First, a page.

If you're a fan of the making-of film documentary, there are any number of reason why it offers comfort. If you're any kind of creative person, it shows how obsession can meet with success. There’s a thrill in seeing how Coppola can manage to fly by the seat of his pants and quickly alter scripts or light shots to make them seem organic, rather than a blatant cover up. It’s satisfying to see Herzog so stressed out that he honestly considers having Kinski murdered by his native workers, because it makes the stress I feel writing this column much easier to bear (I rarely consider murder as an option, for what it’s worth). Here are two great egos fighting their hardest to lift something salvageable from the depths of their own misery.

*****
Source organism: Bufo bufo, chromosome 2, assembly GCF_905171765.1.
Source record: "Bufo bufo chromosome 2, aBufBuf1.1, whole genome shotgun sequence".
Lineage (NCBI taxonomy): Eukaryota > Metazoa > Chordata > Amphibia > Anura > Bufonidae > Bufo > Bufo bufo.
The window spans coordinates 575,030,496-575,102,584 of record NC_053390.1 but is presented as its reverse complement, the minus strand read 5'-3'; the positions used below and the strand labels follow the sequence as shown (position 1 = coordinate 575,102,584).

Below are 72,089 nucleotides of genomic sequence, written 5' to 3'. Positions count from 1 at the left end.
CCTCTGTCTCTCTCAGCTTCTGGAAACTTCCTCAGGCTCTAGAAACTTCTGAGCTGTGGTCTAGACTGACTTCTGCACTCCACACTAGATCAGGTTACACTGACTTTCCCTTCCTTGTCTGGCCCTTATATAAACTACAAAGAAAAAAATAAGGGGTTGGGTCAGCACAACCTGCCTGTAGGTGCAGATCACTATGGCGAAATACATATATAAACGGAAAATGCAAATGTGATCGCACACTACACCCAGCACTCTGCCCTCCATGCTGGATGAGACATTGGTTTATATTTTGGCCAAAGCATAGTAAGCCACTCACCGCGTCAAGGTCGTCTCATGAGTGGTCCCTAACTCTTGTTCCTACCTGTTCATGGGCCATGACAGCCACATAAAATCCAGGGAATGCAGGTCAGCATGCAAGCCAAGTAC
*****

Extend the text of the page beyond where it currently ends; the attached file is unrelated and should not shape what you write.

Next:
(This may also be a good time to note that these two documentaries about successful films with trouble back stories [successful artistically, if not financially]. If I were to tack on a third movie and make this into a terrible-time trilogy, Lost in La Mancha, Kieth Fulton’s documentary about Terry Gilliam’s attempt to make a Don Quixote film, would offer a great counterpoint. Here, Gilliam is ultimately crushed by outside events, and the movie is put on hold indefinitely. Needless to say, this result means the documentary sputters out at the end. Instead of being amazed how this beautiful thing ever happened, Lost in La Mancha just confirms why ambition can backfire. Most people already know that, unfortunately.)